Anjimile Chithambo, who records as Anjimile, is on a road to self-improvement on their debut album “Giver Taker”, and their folk-pop vibrancy certainly adds to that revitalizing spirit. There’s an earthy spirituality and youthful determination, boosted by radiant vocals and lyrics of patience and compassion. One highlight “Maker” blooms with nimble, bubbly guitars and rapturous percussion—it’s a symphony of wonder as Chithambo asks, “Have you ever seen anything quite like this?” Another key track, the reflective, downtempo “In Your Eyes,” grapples with identity and acceptance: “Was my body denied? / I can’t see what’s in your eyes / No, I can’t be what’s in your eyes.” Its warm rootsiness, indie-pop vivacity and African-influenced rhythms make for an incredibly inspired first LP.

“Maker” by Anjimile From the album, “Giver Taker”, out September 18th, 2020.

On Giver Taker, the gorgeous debut album by Anjimile, death and life are always entwined, wrapping around each other in a dance of reverence, reciprocity, and, ultimately, rebirth.
Giver Taker is confident, intentional and introspective. Anjimile Chithambo (they/them, he/him) wrote much of the album while in treatment for drug and alcohol abuse, as well as while in the process of living more fully as a nonbinary trans person. Loss hovers over the album, whose songs grieve for lost friends (“Giver Taker”) and family members (“1978”) along with lost selves (“Maker,” “Baby No More,” “In Your Eyes.”) But here, grief yields an opening: a chance for new growth. “A lot of the album was written when I was literally in the process of improving my mental health, so there’s a lot of hopefulness and wonder at the fact that I was able to survive,” says Chithambo. “Not only survive but restart my life and work towards becoming the person I was meant to be.”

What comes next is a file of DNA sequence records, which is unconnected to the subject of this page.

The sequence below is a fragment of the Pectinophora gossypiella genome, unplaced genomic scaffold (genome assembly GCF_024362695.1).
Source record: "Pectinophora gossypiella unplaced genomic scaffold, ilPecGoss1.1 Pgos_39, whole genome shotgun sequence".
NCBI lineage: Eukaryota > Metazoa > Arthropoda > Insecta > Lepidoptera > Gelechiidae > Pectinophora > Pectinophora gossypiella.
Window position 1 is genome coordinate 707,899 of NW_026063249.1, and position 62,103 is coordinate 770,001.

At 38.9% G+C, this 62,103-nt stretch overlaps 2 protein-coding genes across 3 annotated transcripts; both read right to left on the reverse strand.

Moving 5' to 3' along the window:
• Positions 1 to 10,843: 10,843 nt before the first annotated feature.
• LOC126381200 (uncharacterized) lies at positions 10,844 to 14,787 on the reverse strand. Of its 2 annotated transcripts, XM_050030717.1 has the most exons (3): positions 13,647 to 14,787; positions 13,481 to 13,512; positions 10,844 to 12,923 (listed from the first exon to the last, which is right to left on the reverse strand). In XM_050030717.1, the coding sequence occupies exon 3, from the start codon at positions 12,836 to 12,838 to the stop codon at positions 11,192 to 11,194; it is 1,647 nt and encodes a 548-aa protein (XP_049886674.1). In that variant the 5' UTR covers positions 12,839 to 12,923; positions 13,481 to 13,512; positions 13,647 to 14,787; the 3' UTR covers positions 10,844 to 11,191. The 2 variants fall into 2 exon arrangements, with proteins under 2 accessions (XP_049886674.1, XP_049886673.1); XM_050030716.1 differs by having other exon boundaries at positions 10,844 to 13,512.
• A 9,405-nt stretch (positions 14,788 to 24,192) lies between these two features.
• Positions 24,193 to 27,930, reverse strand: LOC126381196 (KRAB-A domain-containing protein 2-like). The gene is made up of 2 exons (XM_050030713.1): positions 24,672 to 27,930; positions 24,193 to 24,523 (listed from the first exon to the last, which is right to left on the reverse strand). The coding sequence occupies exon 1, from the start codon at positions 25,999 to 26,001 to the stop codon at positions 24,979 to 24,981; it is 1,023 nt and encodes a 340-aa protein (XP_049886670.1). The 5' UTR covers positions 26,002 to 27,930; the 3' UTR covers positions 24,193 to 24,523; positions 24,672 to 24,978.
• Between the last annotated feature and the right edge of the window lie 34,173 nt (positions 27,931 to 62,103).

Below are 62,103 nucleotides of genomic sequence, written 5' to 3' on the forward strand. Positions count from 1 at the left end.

“Baby No More” by Anjimile From the album, Giver Taker, out September 18, 2020.

Each song on the album is its own micro-journey, adding up to a transformative epic cycle created in collaboration with bandmate Justine Bowe of Photocomfort and New-York based artist/producer Gabe Goodman. “1978” and “Maker” both begin as Sufjan Stevens-esque pastoral ballads with Chithambo’s mesmerizing voice foregrounded against minimal instrumentation and swell into the realm of the majestic through the addition of warm, steady instrumentation (informed by the mix of 80’s pop and African music Chithambo’s Malawi-born parents played around the house) and harmonies by Bowe. “In Your Eyes” starts out hushed and builds to a crescendo via a mighty chorus inspired by none other than The Lion King. The allusion is fitting: each song encapsulates a heroic voyage, walked alone until accompanied by kindred souls. The choirs present throughout are equally deliberate. Chithambo grew up as a choir boy himself, and several songs (notably “Maker”) grasp not only towards reconciliation between his trans identity and his parents’ strong religious beliefs, but towards reclaiming his trans identity as an essential part of his own spirituality. (“[Less] Judeo-Christian, more ‘Colors of the Wind.’”) There is a boldness to this borrowing and shaping, a resoluteness that results from passing through hardship and emerging brighter, steadier. As a closing refrain on “To Meet You There” might sum it up: “Catalyst light of mine / now is your time.”